Where companies say they will cut budgets first in a softer economy

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It’s no secret that companies are reducing their real estate footprint. Even companies still committed to in-office work, but embracing a hybrid model, require less square footage and more use of shared office space.

Now as the economy cools, and at least flirts with entering a recession, real estate is going to be a focus of budget cuts for corporations.

That’s according to a new survey of more than 200 CFOs and finance executives conducted by Gartner in July and released on Wednesday, which revealed that “real estate/facilities management” was the corporate function most likely to face budget cuts.

“Given that 72% of CFOs want to trim their organization’s real estate footprint by the end of 2022 it’s to be expected that facilities management is looking at budget reductions,” said Marko Horvat, vice president, research in the Gartner Finance practice, in a release on the survey.

Many companies have already been redirecting real estate budgets to reflect the new work paradigm. Take West Coast finance start-up Brex, which now has roughly 45% of employees fully remote. The company has four office hubs, but after learning only 10% of workers would come into an office if it was made optional, Brex was able to repurpose real estate dollars.

“It turns out to be a much better experience for us because that real estate cost was very high, and those markets are very expensive,” Neal Narayani, chief people officer at fintech company Brex, recently told CNBC.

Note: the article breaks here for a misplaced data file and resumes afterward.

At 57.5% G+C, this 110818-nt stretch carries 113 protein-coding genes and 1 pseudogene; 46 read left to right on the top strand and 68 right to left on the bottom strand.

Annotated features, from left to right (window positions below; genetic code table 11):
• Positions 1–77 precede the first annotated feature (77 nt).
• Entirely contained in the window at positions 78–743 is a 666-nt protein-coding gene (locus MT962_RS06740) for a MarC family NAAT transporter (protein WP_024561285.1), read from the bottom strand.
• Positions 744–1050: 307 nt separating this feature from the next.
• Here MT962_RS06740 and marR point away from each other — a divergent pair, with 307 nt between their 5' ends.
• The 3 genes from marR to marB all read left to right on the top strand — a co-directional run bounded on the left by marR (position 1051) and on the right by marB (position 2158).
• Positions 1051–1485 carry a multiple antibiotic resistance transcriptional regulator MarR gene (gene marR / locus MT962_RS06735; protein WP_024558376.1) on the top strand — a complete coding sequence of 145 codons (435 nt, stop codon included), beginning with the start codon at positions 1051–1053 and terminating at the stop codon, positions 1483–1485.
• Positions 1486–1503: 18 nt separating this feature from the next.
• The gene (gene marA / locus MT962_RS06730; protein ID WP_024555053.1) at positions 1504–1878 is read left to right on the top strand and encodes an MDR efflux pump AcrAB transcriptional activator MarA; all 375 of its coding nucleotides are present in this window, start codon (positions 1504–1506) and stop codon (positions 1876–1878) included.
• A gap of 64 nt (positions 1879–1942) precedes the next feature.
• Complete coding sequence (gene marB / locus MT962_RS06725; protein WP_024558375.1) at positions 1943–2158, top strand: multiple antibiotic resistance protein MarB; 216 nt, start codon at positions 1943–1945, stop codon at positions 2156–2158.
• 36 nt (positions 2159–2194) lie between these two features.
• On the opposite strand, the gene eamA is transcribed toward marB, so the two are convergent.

Narayani said roughly a third of the cost of the company’s previous real estate strategy has been put into the company’s new off-site strategy, with other portions of that being used to pay for the four office spaces and other co-working spaces. Real estate budget was also put towards travel, talent development, diversity and inclusion efforts, “and towards anything else that makes the employee experience better,” he said.

For white-collar workers, the departments with the safest budgets, according to the Gartner survey, are IT and sales.

Forty percent of CFOs say they will increase IT budgets in the next 12 months, a finding consistent with previous Gartner survey work and with the overall theme in the C-suite that technology is a “must” investment under any economic condition, including even a recession.

Technology is also seen as a deflationary force, making it even more important for investment at a time of high prices. The Gartner survey finds one-quarter of CFOs saying automation will help them fight inflation.

Finance, in particular, is a function in which automation is increasingly being used, and according to the Gartner survey, it is the other area most vulnerable to budget cuts. Twenty-two percent of finance leaders say cuts from their own function are a target, second to real estate (35%).

How CFOs spend in an inflationary world is a much bigger topic than just where real estate budget is redirected or how companies selectively cut as the economy slows down.

A recent research piece from Morgan Stanley argues that cost pressures will lead to accelerated investments in automation and other productivity-enhancing technologies, which it described as “deflation enablers.”

Labor, supply chain, and energy inflationmake technologies focused on cost reductions and productivity more valuable,” the Morgan Stanley report said.

This may also have ramifications for investor relations strategy. With the era of cheap money ending, and a higher cost of capital, more companies will focus on capex investments that reduce costs rather than “prioritizing corporate buybacks and other financial engineering activities that are easier to pursue in a world of negative real interest rates,” Morgan Stanley’s research team wrote.

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